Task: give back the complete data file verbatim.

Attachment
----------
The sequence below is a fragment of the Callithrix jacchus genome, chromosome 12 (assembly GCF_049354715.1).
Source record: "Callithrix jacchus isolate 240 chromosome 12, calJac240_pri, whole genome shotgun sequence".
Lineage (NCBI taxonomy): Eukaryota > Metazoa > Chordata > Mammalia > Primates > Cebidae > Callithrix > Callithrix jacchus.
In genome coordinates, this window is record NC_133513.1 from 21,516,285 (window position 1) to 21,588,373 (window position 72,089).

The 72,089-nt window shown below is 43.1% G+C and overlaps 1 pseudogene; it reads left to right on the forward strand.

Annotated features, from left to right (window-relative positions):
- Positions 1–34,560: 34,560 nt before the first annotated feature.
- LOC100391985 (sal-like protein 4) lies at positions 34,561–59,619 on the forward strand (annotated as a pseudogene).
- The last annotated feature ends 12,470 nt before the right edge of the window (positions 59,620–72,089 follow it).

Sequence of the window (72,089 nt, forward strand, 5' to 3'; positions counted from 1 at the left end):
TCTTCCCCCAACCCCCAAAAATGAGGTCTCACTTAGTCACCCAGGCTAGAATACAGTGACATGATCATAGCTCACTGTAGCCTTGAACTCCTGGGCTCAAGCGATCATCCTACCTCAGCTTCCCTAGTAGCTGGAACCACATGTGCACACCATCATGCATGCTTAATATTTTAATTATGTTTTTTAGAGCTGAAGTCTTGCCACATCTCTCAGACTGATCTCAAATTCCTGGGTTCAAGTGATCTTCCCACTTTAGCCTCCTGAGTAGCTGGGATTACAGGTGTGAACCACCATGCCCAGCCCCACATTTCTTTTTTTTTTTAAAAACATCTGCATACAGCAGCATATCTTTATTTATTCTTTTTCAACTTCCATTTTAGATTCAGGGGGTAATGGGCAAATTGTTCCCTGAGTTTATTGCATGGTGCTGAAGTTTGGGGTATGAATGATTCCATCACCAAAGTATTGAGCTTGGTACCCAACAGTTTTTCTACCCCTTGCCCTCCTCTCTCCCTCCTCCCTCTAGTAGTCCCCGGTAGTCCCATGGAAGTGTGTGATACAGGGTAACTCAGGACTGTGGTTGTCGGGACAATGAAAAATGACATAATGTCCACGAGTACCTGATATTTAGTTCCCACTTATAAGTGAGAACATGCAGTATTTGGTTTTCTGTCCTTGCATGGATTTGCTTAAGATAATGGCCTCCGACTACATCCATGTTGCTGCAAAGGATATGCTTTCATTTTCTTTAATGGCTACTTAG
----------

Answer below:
The sequence below is a fragment of the Callithrix jacchus genome, chromosome 12 (assembly GCF_049354715.1).
Source record: "Callithrix jacchus isolate 240 chromosome 12, calJac240_pri, whole genome shotgun sequence".
Lineage (NCBI taxonomy): Eukaryota > Metazoa > Chordata > Mammalia > Primates > Cebidae > Callithrix > Callithrix jacchus.
In genome coordinates, this window is record NC_133513.1 from 21,516,285 (window position 1) to 21,588,373 (window position 72,089).

The 72,089-nt window shown below is 43.1% G+C and overlaps 1 pseudogene; it reads left to right on the forward strand.

Annotated features, from left to right (window-relative positions):
- Positions 1–34,560: 34,560 nt before the first annotated feature.
- LOC100391985 (sal-like protein 4) lies at positions 34,561–59,619 on the forward strand (annotated as a pseudogene).
- The last annotated feature ends 12,470 nt before the right edge of the window (positions 59,620–72,089 follow it).

Sequence of the window (72,089 nt, forward strand, 5' to 3'; positions counted from 1 at the left end):
TCTTCCCCCAACCCCCAAAAATGAGGTCTCACTTAGTCACCCAGGCTAGAATACAGTGACATGATCATAGCTCACTGTAGCCTTGAACTCCTGGGCTCAAGCGATCATCCTACCTCAGCTTCCCTAGTAGCTGGAACCACATGTGCACACCATCATGCATGCTTAATATTTTAATTATGTTTTTTAGAGCTGAAGTCTTGCCACATCTCTCAGACTGATCTCAAATTCCTGGGTTCAAGTGATCTTCCCACTTTAGCCTCCTGAGTAGCTGGGATTACAGGTGTGAACCACCATGCCCAGCCCCACATTTCTTTTTTTTTTTAAAAACATCTGCATACAGCAGCATATCTTTATTTATTCTTTTTCAACTTCCATTTTAGATTCAGGGGGTAATGGGCAAATTGTTCCCTGAGTTTATTGCATGGTGCTGAAGTTTGGGGTATGAATGATTCCATCACCAAAGTATTGAGCTTGGTACCCAACAGTTTTTCTACCCCTTGCCCTCCTCTCTCCCTCCTCCCTCTAGTAGTCCCCGGTAGTCCCATGGAAGTGTGTGATACAGGGTAACTCAGGACTGTGGTTGTCGGGACAATGAAAAATGACATAATGTCCACGAGTACCTGATATTTAGTTCCCACTTATAAGTGAGAACATGCAGTATTTGGTTTTCTGTCCTTGCATGGATTTGCTTAAGATAATGGCCTCCGACTACATCCATGTTGCTGCAAAGGATATGCTTTCATTTTCTTTAATGGCTACTTAG